GALVESTON, Texas (KTRK) -- The intentional releasing of balloons in the city of Galveston has become a violation in accordance with an ordinance that was recently unanimously passed by city council on Thursday.
The video above is from a previous report.
According to the ordinance, violators will be fined up to $200.
"Discarded balloons can last indefinitely and create an aesthetic blight and hazard to wildlife and the environment," read the ordinance.
This includes any object made of latex, mylar or other material that can be inflated with a gas lighter than air.
Advocates say the helium-filled balloons pollute the environment and threaten birds and other wildlife when they fall to earth.
"Galveston Island is a breeding ground for several endangered species of sea turtles including the Kemp Ridley turtle," the ordinance reads. "The material of balloons that do not completely biodegrade or photodegrade in the environment are often stuck in trees, shrubs, can clog drainage systems, pollute the marine and coastal environment and additionally are often mistaken for food by marine and other wildlife, causing disastrous effects on marine and animal systems."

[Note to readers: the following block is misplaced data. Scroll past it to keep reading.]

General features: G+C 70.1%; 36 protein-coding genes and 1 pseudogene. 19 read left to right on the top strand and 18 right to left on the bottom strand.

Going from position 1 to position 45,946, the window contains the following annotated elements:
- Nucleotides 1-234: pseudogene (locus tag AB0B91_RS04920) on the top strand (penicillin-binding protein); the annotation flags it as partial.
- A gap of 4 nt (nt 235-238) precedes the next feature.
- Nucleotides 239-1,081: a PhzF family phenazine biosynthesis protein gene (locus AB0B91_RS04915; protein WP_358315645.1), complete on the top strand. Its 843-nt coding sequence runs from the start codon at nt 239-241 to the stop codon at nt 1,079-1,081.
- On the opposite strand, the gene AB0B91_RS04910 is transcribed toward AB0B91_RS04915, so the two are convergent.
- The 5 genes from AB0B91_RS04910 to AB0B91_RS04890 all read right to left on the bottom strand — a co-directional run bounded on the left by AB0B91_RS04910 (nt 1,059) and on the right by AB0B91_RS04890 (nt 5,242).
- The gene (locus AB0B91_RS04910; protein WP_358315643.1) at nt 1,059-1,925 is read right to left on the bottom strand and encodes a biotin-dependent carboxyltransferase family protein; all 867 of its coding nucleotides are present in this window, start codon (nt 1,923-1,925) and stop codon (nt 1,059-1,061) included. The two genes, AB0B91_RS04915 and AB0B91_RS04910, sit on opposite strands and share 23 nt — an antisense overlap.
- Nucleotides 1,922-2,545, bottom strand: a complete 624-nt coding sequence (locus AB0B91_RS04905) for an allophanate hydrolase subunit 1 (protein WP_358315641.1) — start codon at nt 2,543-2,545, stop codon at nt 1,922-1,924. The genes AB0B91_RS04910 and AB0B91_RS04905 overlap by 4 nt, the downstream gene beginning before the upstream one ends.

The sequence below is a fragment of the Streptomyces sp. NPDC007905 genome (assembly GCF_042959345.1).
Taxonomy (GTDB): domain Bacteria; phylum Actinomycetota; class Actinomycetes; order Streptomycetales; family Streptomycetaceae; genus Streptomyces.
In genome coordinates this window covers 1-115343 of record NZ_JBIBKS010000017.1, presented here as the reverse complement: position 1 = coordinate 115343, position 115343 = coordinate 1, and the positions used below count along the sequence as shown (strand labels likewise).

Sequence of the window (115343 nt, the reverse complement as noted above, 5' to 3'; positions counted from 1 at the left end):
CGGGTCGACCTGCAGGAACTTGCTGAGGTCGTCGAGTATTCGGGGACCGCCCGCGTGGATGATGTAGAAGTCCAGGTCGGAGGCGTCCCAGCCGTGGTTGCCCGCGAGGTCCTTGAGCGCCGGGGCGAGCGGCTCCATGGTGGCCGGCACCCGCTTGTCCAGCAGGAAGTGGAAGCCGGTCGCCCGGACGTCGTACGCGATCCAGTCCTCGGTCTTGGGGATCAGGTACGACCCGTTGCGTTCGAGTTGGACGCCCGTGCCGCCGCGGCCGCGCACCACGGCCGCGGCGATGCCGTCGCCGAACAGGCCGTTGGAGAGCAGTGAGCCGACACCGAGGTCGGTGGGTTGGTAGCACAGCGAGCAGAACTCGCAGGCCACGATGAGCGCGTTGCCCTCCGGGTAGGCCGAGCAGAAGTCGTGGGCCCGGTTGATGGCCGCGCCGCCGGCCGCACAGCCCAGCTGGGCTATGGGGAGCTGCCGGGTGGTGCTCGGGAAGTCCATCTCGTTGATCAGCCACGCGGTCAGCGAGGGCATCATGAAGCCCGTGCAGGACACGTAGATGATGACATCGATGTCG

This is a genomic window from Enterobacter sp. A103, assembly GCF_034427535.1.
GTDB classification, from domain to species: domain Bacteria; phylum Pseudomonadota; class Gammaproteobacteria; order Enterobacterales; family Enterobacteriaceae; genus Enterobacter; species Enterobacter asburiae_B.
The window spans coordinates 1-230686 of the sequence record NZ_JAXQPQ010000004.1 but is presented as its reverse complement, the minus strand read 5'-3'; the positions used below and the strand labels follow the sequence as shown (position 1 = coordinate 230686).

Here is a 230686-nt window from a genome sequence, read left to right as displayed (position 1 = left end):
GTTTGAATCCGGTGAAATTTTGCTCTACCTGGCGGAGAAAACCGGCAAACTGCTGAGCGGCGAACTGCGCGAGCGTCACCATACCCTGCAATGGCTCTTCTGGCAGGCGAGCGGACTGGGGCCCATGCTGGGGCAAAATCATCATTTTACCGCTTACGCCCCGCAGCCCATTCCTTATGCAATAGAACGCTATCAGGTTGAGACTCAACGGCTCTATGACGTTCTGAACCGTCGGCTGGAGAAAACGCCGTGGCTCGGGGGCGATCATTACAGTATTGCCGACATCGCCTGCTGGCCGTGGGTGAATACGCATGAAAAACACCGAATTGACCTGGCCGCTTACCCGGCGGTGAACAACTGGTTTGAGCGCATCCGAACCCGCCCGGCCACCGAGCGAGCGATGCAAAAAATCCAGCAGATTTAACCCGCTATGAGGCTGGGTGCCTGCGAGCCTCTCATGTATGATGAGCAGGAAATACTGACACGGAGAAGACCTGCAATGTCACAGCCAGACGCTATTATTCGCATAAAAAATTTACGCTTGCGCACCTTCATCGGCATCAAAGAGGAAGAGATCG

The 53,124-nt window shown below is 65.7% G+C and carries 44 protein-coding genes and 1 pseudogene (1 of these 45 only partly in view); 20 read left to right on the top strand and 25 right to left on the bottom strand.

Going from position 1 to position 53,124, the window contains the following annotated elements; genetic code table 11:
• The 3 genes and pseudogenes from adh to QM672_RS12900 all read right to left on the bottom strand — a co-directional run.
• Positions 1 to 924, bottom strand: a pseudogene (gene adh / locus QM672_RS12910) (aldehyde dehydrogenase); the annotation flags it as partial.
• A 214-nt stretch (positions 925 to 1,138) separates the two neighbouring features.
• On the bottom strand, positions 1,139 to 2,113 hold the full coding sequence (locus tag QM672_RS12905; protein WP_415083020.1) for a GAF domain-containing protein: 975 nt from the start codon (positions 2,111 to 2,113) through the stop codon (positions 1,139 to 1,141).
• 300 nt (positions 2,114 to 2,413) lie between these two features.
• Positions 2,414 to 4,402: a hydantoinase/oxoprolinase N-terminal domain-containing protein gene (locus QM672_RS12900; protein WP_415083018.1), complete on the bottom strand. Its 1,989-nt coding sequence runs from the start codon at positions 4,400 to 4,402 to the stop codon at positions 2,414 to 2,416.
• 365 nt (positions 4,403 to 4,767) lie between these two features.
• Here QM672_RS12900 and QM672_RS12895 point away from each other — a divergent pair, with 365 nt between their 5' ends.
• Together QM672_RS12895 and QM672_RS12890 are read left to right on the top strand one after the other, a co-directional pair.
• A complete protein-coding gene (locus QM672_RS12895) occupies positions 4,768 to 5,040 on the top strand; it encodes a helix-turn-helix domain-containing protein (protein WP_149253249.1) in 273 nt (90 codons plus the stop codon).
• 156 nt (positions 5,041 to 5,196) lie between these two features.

The ordinance did list a few exceptions.
Balloons may be released by a person on behalf of a governmental agency or for meteorological purposes like research. Now, this does not mean balloons cannot be released indoors. Those who choose to release balloons inside should "ensure that the balloon or balloons do not escape to the outside," according to the ordinance.
Nationwide, the growing awareness of the problem energized legislation in state governments.
In 2019, bills to limit the intentional release of large numbers of balloons were aired in legislatures in Arizona, Connecticut, Massachusetts, New Hampshire, New Jersey, New York and Rhode Island, in addition to Maine, according to the National Conference of State Legislatures.
READ PREVIOUS REPORT: Balloon launch ban? More states aim to knock air out of festive balloon releases
For updates on this story, follow Nick Natario on Facebook, Twitter and Instagram.
Galveston City Council passes ban on balloon releases
More TOP STORIES News